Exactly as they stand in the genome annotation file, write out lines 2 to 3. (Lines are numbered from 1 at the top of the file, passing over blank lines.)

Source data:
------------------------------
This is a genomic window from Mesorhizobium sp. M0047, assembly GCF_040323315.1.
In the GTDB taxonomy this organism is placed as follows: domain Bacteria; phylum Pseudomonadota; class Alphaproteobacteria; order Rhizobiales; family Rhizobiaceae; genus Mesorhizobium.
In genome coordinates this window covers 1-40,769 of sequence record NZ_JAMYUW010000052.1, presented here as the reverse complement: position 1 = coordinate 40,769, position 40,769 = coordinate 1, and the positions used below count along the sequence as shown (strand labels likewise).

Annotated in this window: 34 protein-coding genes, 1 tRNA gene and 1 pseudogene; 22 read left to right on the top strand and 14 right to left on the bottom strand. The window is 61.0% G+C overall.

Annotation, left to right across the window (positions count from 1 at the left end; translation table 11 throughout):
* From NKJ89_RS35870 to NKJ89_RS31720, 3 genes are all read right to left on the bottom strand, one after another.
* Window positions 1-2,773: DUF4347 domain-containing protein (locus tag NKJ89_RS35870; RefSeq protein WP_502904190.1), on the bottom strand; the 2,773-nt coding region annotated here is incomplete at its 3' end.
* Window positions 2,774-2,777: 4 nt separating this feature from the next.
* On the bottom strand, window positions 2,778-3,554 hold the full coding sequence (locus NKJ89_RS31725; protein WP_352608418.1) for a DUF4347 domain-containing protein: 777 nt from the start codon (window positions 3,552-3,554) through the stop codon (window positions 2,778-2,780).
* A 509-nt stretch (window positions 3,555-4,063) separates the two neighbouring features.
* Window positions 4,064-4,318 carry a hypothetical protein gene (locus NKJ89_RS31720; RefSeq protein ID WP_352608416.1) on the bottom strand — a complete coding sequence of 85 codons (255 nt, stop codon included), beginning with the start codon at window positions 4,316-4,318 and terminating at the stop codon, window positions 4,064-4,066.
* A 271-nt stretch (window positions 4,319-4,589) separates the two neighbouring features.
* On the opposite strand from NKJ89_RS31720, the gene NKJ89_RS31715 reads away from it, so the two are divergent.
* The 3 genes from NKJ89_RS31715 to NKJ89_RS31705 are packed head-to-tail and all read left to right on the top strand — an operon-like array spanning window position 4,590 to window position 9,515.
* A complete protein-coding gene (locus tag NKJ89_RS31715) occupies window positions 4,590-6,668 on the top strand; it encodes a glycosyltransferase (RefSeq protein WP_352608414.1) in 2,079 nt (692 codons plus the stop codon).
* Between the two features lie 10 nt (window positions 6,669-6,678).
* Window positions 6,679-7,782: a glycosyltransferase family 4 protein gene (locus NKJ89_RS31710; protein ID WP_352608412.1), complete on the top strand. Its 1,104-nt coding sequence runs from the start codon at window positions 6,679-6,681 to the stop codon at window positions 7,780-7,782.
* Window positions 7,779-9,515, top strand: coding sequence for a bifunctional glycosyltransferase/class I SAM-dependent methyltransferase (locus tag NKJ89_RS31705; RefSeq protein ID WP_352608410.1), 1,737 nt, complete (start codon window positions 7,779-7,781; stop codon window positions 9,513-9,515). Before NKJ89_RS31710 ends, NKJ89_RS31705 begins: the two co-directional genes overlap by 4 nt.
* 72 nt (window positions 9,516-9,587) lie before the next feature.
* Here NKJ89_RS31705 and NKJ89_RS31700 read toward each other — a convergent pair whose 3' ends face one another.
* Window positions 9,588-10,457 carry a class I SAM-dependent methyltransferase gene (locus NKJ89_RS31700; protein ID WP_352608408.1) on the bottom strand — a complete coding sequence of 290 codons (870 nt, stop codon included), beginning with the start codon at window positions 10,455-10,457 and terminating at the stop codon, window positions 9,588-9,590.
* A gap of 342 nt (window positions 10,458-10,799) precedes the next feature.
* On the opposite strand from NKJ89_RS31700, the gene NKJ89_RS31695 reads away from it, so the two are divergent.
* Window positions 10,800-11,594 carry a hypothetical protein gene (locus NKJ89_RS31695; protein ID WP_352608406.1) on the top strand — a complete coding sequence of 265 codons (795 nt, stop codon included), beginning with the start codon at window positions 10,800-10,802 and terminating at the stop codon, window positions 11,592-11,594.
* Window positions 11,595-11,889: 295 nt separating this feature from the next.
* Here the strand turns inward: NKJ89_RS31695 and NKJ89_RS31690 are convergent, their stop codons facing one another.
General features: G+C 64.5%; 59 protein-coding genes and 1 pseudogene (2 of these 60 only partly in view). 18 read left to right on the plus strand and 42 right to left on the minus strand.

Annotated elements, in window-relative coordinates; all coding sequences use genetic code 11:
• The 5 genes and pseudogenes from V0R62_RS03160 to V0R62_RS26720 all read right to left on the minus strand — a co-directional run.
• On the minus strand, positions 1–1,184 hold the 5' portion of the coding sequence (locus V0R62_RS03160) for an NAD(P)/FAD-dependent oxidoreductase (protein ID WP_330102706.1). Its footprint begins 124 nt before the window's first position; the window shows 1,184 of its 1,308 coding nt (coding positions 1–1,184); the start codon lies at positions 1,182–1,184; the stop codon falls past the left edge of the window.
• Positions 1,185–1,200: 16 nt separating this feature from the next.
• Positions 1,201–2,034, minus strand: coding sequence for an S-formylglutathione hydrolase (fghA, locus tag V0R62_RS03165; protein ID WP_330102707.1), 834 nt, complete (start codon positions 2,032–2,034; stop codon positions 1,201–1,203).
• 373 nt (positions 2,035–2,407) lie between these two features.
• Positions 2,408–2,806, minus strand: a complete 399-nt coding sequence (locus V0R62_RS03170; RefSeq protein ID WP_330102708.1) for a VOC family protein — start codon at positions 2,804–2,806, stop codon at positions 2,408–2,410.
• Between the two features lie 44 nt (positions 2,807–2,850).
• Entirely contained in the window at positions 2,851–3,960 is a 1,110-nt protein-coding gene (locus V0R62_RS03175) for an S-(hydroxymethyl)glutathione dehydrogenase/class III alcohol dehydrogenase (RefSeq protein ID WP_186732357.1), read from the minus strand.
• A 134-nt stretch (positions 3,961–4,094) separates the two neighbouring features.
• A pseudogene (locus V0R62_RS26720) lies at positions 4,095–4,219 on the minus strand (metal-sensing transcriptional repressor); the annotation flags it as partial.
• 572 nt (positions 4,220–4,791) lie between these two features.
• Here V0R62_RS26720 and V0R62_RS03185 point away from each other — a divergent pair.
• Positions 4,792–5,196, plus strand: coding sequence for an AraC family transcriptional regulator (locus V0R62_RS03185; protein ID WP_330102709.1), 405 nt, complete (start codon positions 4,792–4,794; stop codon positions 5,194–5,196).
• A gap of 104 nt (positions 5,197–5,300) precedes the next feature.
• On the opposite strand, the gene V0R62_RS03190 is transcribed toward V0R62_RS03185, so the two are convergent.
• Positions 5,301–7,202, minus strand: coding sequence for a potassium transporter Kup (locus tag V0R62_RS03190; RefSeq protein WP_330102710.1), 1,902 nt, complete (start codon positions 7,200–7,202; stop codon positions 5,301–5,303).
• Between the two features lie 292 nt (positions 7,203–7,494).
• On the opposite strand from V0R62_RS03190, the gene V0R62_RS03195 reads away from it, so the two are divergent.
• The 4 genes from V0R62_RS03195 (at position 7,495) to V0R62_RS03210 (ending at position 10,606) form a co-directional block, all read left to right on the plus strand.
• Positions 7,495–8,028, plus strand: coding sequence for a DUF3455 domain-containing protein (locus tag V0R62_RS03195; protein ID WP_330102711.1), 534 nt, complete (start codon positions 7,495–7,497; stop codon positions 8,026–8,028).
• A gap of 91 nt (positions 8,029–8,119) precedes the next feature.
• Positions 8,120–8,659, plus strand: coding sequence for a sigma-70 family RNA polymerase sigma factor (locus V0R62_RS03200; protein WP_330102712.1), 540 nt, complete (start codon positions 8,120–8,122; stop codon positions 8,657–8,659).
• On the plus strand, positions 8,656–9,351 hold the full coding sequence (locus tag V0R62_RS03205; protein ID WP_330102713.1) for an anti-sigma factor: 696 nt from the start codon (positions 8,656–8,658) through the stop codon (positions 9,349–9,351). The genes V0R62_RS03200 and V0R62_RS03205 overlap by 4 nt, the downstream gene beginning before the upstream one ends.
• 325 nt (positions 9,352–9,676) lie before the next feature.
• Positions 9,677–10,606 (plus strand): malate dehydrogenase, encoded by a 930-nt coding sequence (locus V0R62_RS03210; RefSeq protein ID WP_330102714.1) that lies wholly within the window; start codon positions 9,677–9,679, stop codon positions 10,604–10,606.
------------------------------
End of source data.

In the GTDB taxonomy this organism is placed as follows: domain Bacteria; phylum Pseudomonadota; class Alphaproteobacteria; order Rhizobiales; family Rhizobiaceae; genus Mesorhizobium.
In genome coordinates this window covers 1-40,769 of sequence record NZ_JAMYUW010000052.1, presented here as the reverse complement: position 1 = coordinate 40,769, position 40,769 = coordinate 1, and the positions used below count along the sequence as shown (strand labels likewise).